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Art Planner: Portraits of the Museum of Fine Arts and Jeffrey Kronsnoble at Clayton


Ah, the portrait. It seems like such a straightforward art: portray a person as you see him. But things get in the way of verisimilitude — the vanity of the sitter or the ego of the artist, for example. The best portraits balance both impulses in finding an essence in an individual without sacrificing individual expression. "Contemplating Character: Portrait Drawings and Oil Sketches From Jacques-Louis David to Lucian Freud," opening Feb. 13 and continuing through May 29 at the Museum of Fine Arts, St. Petersburg, gives viewers 152 examples of portraiture from the late 18th into the 20th centuries. Some of the artists, such as Freud, almost always used people as their subjects. The photographer Brassai, on the other hand, is famous for his moody scenes of Paris. All the works come from the collection of Robert Flynn Johnson, a curator emeritus of the Fine Arts Museums of San Francisco who has collected portraits for decades.

We're previewing this show early because in advance of "Contemplating Character," the museum's Make and Take activity on Saturday invites you to create your own cast of characters. It's designed for children 5 and older with full family participation encouraged. It's free with admission, and even though the new show won't be open yet, the permanent collection has an abundance of portraits to enjoy.

Hours at the museum, 255 Beach Drive NE, are 10 a.m. to 5 p.m. Monday through Saturday, with extended hours to 8 p.m. Thursday, and noon to 5 p.m. Sunday. $17 adults, $15 seniors and $10 students 7 and older including college students with ID. Free for kids younger than 7. $5 after 5 p.m. Thursday. (727) 896-2667.


As a longtime admirer of Jeffrey Kronsnoble's oil paintings, I love the beautiful technical prowess and the art history references that can be enjoyed with no knowledge of art history. A collection of his works is on view at Clayton Galleries, 4105 S MacDill Ave., Tampa, through March 5. The show includes new works plus works that represent each decade of his five decades as a professional artist. Hours are 10 a.m. to 5 p.m. Tuesday through Friday and 11 a.m. to 4 p.m. Saturday. (813) 831-3753.


With all the bad news about contaminated drinking water in Flint, Mich., AQUIFERious seems well-timed. The exhibition opens Thursday at Hillsborough Community College's Ybor City School of Visual and Performing Arts Gallery with paintings, photographs and maps of our state springs and the aquifer below that supplies their water. Among the featured artists is Margaret Ross Tolbert, whose book, AQUIFERious, was published in 2010 with art and writings by her and other contributors to raise awareness of this water system's endangerment.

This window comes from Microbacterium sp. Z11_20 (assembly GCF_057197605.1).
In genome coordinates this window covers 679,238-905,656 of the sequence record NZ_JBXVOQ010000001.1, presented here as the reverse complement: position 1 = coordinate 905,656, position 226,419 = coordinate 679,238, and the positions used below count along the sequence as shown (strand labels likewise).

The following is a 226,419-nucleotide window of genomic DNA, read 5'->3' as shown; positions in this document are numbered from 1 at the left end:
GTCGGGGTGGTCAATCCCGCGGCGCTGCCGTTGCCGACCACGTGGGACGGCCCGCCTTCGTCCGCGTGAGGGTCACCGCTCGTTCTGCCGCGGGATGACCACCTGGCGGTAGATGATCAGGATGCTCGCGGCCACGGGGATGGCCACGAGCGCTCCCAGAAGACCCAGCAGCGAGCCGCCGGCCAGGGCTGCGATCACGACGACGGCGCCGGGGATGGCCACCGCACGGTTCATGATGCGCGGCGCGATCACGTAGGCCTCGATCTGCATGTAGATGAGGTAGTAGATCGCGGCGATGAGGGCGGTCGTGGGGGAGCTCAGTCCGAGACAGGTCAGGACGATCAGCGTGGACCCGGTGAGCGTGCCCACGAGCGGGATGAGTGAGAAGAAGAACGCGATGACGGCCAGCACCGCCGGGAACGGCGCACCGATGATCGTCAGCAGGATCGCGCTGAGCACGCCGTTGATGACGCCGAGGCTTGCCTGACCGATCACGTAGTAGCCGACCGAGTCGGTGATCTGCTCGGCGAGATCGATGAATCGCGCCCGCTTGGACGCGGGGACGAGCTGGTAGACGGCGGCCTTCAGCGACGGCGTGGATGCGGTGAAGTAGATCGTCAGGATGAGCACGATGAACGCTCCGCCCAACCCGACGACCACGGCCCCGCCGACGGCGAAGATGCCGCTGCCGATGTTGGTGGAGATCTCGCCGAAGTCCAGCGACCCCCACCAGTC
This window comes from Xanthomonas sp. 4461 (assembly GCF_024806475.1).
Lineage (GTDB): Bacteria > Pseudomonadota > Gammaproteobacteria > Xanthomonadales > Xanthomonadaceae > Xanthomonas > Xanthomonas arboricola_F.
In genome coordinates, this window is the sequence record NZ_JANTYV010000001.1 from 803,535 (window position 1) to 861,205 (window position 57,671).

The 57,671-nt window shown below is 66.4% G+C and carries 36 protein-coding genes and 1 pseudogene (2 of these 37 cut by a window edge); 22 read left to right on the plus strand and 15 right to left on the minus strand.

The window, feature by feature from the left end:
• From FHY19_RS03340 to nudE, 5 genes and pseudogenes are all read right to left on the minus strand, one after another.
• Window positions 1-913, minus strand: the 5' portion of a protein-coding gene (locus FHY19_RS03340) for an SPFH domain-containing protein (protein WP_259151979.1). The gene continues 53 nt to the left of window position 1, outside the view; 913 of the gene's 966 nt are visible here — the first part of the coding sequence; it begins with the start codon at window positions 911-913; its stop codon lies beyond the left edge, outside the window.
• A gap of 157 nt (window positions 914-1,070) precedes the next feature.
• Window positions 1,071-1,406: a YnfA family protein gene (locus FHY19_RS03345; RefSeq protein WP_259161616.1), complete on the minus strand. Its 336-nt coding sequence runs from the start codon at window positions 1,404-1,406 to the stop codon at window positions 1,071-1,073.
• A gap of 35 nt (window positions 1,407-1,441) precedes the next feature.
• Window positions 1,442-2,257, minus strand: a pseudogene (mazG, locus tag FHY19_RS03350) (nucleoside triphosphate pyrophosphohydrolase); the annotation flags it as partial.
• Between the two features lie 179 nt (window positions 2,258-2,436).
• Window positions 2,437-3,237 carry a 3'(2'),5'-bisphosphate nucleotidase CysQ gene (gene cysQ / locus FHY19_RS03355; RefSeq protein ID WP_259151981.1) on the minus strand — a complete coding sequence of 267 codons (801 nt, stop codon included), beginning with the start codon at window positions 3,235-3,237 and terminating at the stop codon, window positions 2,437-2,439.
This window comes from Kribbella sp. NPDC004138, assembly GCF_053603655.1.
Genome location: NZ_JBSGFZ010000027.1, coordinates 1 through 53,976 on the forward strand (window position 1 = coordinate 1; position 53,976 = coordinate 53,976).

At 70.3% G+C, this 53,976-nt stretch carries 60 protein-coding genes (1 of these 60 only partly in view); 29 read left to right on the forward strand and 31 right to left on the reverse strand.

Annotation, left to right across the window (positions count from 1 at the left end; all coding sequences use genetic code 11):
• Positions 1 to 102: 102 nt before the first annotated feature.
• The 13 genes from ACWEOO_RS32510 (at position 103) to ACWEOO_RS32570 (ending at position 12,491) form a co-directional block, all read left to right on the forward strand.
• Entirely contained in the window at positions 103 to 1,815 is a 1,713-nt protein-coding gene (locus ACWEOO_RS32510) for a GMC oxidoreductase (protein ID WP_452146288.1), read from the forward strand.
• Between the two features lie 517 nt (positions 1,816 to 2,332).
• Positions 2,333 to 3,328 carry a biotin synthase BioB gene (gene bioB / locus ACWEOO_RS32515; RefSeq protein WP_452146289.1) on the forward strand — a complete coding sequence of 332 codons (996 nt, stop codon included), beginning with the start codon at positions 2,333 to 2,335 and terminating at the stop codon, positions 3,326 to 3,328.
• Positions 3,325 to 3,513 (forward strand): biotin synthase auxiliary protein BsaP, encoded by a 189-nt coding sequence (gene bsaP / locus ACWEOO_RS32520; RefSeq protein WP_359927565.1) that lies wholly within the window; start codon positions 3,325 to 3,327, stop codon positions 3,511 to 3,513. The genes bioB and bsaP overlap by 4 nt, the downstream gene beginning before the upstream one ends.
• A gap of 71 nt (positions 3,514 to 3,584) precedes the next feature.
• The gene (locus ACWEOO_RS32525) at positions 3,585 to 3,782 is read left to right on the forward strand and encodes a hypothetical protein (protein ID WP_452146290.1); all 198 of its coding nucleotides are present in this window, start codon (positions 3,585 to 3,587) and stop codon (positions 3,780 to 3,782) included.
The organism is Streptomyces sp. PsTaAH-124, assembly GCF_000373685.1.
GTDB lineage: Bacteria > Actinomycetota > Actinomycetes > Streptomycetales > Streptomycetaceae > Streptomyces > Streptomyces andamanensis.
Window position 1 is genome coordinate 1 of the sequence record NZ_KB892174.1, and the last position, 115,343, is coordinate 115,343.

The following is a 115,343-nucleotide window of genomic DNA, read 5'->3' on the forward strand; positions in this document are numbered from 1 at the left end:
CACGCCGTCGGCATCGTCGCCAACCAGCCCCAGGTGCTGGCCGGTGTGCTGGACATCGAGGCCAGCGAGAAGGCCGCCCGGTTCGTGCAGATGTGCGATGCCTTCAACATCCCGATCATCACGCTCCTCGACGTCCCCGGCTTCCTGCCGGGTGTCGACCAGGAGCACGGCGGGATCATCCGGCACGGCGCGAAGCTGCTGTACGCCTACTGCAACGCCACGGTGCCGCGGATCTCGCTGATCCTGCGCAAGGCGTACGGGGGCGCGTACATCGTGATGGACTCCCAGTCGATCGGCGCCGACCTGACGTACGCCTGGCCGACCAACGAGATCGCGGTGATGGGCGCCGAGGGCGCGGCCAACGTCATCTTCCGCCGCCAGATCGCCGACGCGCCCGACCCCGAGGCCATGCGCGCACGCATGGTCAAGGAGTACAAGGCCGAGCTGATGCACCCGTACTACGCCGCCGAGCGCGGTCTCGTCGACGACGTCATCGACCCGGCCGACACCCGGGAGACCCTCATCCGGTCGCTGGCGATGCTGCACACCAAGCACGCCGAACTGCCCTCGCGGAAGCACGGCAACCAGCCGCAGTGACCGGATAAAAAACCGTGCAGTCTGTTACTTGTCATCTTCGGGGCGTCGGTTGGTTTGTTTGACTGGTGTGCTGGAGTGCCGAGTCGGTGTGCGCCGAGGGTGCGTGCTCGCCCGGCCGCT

A free opening reception is Thursday from 4:30 to 7:15 p.m. with artists' talks beginning at 6:15, plus video shorts of the springs and a question-and-answer panel led by Chris Meindl with the University of South Florida Department of Environmental Science. The gallery is located at Palm Avenue and Fifth Street in Ybor City. Hours are 10 a.m. to 4 p.m. Monday and Wednesday and noon to 7 p.m. Tuesday.


This show, too, has a water theme, but more nurture than nature. On view in "Liquid Experiments" are paintings by Ken Echezabal, whose practice is explained in this way: "He begins by pooling intricate concentric circles of paint onto glass and then slides and stretches the image to a secondary canvas." That sounds like a tricky technique but the results are hypnotic patterns and vibrant colors. The exhibition opens Saturday with a free reception from 7 to 11 p.m. Other hours are by appointment. 2213 E Sixth Ave. in Ybor City, Tampa.

Art Planner: Portraits of the Museum of Fine Arts and Jeffrey Kronsnoble at Clayton 02/03/16 [Last modified: Wednesday, February 3, 2016 11:10am]
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